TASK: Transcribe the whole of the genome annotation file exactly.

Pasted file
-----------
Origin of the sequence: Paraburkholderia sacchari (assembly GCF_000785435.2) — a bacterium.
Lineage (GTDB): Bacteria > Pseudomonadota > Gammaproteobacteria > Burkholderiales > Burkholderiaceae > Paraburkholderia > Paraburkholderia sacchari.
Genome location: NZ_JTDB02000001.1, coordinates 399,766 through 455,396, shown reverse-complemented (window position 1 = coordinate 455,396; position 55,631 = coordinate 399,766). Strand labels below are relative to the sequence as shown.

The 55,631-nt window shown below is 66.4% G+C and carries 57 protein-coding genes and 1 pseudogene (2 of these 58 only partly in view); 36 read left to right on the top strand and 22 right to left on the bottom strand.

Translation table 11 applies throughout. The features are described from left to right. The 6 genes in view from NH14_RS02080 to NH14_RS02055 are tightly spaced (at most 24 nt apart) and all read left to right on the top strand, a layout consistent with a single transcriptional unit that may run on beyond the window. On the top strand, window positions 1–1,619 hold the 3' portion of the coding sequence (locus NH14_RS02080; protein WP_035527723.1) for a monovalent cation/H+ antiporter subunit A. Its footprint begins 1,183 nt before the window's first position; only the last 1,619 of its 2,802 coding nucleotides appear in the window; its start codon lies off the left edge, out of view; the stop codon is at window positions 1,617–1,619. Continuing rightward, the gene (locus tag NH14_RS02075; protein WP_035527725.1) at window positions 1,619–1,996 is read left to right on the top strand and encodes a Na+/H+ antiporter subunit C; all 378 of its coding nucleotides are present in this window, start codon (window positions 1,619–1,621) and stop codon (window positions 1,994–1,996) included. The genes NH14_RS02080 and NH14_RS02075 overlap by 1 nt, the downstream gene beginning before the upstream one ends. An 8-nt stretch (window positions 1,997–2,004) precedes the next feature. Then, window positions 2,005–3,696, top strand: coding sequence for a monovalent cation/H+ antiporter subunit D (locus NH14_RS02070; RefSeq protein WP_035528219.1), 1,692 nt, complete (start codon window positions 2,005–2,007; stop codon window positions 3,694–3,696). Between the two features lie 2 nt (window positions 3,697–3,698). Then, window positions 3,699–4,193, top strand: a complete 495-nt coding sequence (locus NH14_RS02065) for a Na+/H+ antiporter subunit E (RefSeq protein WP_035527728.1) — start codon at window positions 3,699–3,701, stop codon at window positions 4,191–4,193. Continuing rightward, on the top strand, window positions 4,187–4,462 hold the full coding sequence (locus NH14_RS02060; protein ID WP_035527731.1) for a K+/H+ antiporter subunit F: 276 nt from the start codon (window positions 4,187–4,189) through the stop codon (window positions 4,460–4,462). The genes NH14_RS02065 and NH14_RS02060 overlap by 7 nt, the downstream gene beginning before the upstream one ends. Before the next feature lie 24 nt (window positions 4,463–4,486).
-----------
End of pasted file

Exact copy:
Origin of the sequence: Paraburkholderia sacchari (assembly GCF_000785435.2) — a bacterium.
Lineage (GTDB): Bacteria > Pseudomonadota > Gammaproteobacteria > Burkholderiales > Burkholderiaceae > Paraburkholderia > Paraburkholderia sacchari.
Genome location: NZ_JTDB02000001.1, coordinates 399,766 through 455,396, shown reverse-complemented (window position 1 = coordinate 455,396; position 55,631 = coordinate 399,766). Strand labels below are relative to the sequence as shown.

The 55,631-nt window shown below is 66.4% G+C and carries 57 protein-coding genes and 1 pseudogene (2 of these 58 only partly in view); 36 read left to right on the top strand and 22 right to left on the bottom strand.

Translation table 11 applies throughout. The features are described from left to right. The 6 genes in view from NH14_RS02080 to NH14_RS02055 are tightly spaced (at most 24 nt apart) and all read left to right on the top strand, a layout consistent with a single transcriptional unit that may run on beyond the window. On the top strand, window positions 1–1,619 hold the 3' portion of the coding sequence (locus NH14_RS02080; protein WP_035527723.1) for a monovalent cation/H+ antiporter subunit A. Its footprint begins 1,183 nt before the window's first position; only the last 1,619 of its 2,802 coding nucleotides appear in the window; its start codon lies off the left edge, out of view; the stop codon is at window positions 1,617–1,619. Continuing rightward, the gene (locus tag NH14_RS02075; protein WP_035527725.1) at window positions 1,619–1,996 is read left to right on the top strand and encodes a Na+/H+ antiporter subunit C; all 378 of its coding nucleotides are present in this window, start codon (window positions 1,619–1,621) and stop codon (window positions 1,994–1,996) included. The genes NH14_RS02080 and NH14_RS02075 overlap by 1 nt, the downstream gene beginning before the upstream one ends. An 8-nt stretch (window positions 1,997–2,004) precedes the next feature. Then, window positions 2,005–3,696, top strand: coding sequence for a monovalent cation/H+ antiporter subunit D (locus NH14_RS02070; RefSeq protein WP_035528219.1), 1,692 nt, complete (start codon window positions 2,005–2,007; stop codon window positions 3,694–3,696). Between the two features lie 2 nt (window positions 3,697–3,698). Then, window positions 3,699–4,193, top strand: a complete 495-nt coding sequence (locus NH14_RS02065) for a Na+/H+ antiporter subunit E (RefSeq protein WP_035527728.1) — start codon at window positions 3,699–3,701, stop codon at window positions 4,191–4,193. Continuing rightward, on the top strand, window positions 4,187–4,462 hold the full coding sequence (locus NH14_RS02060; protein ID WP_035527731.1) for a K+/H+ antiporter subunit F: 276 nt from the start codon (window positions 4,187–4,189) through the stop codon (window positions 4,460–4,462). The genes NH14_RS02065 and NH14_RS02060 overlap by 7 nt, the downstream gene beginning before the upstream one ends. Before the next feature lie 24 nt (window positions 4,463–4,486).